Gay reverend hits back at Scottish Catholic leaders

PinkNews logo on a pink background surrounded by illustrated line drawings of a rainbow, pride flag, unicorn and more.

The openly gay reverend of an Episcopal church in Scotland has hit back at anti-gay Catholic leaders.

The Very Reverend Kelvin Holdsworth, Provost of the Episcopal Cathedral Church of St Mary the Virgin, said he was “embarrassed” by the remarks of faith leaders on gay marriage.

The Times reports he said: “The behaviour of our brothers, the Roman Catholic bishops in recent days, has been so unpleasant and so ill-judged that it risks harming the good influence of the whole Christian community.

“To behave as though bishops carry some kind of block vote to Holyrood, to threaten politicians and to decry those who want access to the dignity of marriage as unnatural, to say these things seems to me to go too far.”

He added: “Such comments from the leaders of the Roman Catholic Church have left me feeling embarrassed as a Christian. There is a risk that all of the churches will appear to be out of touch, arrogant, conceited and rude.”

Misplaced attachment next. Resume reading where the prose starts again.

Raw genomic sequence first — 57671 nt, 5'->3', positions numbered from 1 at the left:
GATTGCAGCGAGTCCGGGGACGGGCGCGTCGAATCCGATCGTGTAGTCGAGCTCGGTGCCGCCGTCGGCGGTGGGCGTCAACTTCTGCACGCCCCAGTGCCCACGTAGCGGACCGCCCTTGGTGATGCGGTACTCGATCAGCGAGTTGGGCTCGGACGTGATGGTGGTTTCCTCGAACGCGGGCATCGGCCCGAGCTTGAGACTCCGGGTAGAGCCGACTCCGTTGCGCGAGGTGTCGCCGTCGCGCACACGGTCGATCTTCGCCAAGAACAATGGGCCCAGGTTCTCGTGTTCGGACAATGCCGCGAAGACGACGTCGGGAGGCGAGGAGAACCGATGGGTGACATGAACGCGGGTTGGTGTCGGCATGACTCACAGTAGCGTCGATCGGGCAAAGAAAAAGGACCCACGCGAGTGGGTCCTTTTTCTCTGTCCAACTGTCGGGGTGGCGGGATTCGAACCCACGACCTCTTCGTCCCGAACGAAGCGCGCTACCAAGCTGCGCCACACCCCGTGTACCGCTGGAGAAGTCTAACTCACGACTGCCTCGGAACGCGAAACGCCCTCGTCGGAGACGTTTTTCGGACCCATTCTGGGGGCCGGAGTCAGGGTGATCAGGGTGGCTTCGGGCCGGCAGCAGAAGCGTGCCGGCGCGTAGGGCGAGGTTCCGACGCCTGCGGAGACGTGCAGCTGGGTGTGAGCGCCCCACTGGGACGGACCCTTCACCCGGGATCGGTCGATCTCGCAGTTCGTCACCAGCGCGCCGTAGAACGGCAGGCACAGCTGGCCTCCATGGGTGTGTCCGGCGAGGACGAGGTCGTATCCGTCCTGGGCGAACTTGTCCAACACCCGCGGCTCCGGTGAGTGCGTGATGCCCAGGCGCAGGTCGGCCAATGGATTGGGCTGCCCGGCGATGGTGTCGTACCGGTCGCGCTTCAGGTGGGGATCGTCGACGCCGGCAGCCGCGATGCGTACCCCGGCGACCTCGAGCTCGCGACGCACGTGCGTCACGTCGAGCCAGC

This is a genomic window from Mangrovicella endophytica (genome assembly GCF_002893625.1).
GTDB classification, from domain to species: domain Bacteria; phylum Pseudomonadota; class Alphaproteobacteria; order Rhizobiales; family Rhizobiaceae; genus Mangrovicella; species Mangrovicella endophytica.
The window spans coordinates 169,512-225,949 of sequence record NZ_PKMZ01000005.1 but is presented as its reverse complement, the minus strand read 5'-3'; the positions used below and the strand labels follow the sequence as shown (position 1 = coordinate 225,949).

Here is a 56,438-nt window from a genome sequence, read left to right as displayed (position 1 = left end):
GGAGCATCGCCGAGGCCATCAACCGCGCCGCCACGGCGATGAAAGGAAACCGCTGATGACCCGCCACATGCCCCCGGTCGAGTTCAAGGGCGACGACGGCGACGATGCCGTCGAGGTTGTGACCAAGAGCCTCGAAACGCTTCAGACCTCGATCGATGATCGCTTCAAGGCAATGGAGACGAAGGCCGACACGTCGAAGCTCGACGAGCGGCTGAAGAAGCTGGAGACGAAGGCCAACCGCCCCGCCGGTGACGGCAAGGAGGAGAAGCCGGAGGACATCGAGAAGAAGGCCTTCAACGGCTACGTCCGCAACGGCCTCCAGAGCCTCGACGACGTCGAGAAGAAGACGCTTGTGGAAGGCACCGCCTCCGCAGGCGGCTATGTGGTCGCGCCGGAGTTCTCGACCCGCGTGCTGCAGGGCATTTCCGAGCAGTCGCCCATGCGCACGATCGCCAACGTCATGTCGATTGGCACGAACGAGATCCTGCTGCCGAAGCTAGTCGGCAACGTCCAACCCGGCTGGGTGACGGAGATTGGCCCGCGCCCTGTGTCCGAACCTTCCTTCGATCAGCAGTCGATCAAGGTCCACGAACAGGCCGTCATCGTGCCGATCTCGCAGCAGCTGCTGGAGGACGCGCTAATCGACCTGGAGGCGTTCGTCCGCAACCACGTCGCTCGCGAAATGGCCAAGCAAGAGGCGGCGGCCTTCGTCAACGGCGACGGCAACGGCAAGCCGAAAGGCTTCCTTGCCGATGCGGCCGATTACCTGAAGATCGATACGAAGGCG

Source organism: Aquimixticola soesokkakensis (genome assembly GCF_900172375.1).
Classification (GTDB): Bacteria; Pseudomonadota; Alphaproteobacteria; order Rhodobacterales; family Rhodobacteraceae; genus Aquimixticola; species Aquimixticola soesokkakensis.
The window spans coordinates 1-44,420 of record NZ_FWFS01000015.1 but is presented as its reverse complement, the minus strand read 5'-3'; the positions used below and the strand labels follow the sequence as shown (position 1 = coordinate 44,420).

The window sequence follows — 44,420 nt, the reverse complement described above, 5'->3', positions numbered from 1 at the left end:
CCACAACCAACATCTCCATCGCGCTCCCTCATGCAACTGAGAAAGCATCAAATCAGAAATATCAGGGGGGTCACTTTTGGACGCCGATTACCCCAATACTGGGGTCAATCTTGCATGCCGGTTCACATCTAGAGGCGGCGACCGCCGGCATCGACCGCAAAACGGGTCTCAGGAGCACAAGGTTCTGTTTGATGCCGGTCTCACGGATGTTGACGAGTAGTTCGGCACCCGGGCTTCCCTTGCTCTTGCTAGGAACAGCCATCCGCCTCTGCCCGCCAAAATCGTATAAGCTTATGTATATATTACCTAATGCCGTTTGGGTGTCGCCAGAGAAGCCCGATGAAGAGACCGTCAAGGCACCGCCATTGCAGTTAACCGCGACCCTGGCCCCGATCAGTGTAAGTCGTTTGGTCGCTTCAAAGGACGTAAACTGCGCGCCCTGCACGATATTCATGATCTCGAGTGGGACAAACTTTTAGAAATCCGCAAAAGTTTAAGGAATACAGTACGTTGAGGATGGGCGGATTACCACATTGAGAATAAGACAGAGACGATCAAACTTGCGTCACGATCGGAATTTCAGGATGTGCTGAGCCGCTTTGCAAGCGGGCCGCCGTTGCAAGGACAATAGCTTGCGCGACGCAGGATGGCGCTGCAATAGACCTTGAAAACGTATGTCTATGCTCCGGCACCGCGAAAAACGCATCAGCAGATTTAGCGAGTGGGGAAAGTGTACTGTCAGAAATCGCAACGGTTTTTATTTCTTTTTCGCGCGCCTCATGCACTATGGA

Rev Holdsworth’s remarks follow criticism by Scottish Liberal Democrat leader Willie Rennie, who said Catholic leaders were trying to “impose” their own views.

Speaking on Saturday to the Scottish Liberal Democrat party conference, Mr Rennie said that Catholic bishops’ moves to scupper gay marriage plans were “an affront to liberal democracy”.

He added: “We are not imposing anything on the church, so what I find difficult is that they want to impose on everyone else. A liberal Scotland is where everyone can have their own freedom of thought and belief.”

Glasgow archbishop Mario Conti has written to all Scottish parishes to urge them to oppose the government’s marriage equality consultation.

He said that churches would “actively campaign” to block marriage rights for gay people and warned that the move would create “larger divisions” in society.

Bishop of Paisley Philip Tartaglia wrote to first minister Alex Salmond last week to warn that the consultation would lead to a “serious chill” between the government and the Catholic Bishops’ Conference.